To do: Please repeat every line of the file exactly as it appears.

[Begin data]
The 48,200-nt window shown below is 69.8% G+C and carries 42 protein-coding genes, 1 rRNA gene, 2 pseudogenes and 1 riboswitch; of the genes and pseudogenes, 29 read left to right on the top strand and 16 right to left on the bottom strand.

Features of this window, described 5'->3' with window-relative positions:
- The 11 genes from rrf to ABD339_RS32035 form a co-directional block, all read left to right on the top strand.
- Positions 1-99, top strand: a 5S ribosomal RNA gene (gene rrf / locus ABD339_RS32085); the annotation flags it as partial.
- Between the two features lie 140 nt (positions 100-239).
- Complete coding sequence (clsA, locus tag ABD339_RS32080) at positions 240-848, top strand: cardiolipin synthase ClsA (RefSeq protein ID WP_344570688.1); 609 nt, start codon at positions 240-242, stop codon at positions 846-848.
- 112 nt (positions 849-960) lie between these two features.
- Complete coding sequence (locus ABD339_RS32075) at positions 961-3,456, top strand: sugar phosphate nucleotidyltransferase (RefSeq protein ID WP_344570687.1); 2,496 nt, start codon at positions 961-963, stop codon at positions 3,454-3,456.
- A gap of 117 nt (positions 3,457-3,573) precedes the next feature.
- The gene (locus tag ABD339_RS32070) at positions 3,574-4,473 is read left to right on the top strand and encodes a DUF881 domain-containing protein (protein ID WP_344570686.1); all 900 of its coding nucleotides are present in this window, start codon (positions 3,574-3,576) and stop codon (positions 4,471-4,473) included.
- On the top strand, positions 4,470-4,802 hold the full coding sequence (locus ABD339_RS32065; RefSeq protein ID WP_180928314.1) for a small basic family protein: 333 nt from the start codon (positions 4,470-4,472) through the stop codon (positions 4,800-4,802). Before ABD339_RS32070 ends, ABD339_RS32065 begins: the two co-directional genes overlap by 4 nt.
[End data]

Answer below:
The 48,200-nt window shown below is 69.8% G+C and carries 42 protein-coding genes, 1 rRNA gene, 2 pseudogenes and 1 riboswitch; of the genes and pseudogenes, 29 read left to right on the top strand and 16 right to left on the bottom strand.

Features of this window, described 5'->3' with window-relative positions:
- The 11 genes from rrf to ABD339_RS32035 form a co-directional block, all read left to right on the top strand.
- Positions 1-99, top strand: a 5S ribosomal RNA gene (gene rrf / locus ABD339_RS32085); the annotation flags it as partial.
- Between the two features lie 140 nt (positions 100-239).
- Complete coding sequence (clsA, locus tag ABD339_RS32080) at positions 240-848, top strand: cardiolipin synthase ClsA (RefSeq protein ID WP_344570688.1); 609 nt, start codon at positions 240-242, stop codon at positions 846-848.
- 112 nt (positions 849-960) lie between these two features.
- Complete coding sequence (locus ABD339_RS32075) at positions 961-3,456, top strand: sugar phosphate nucleotidyltransferase (RefSeq protein ID WP_344570687.1); 2,496 nt, start codon at positions 961-963, stop codon at positions 3,454-3,456.
- A gap of 117 nt (positions 3,457-3,573) precedes the next feature.
- The gene (locus tag ABD339_RS32070) at positions 3,574-4,473 is read left to right on the top strand and encodes a DUF881 domain-containing protein (protein ID WP_344570686.1); all 900 of its coding nucleotides are present in this window, start codon (positions 3,574-3,576) and stop codon (positions 4,471-4,473) included.
- On the top strand, positions 4,470-4,802 hold the full coding sequence (locus ABD339_RS32065; RefSeq protein ID WP_180928314.1) for a small basic family protein: 333 nt from the start codon (positions 4,470-4,472) through the stop codon (positions 4,800-4,802). Before ABD339_RS32070 ends, ABD339_RS32065 begins: the two co-directional genes overlap by 4 nt.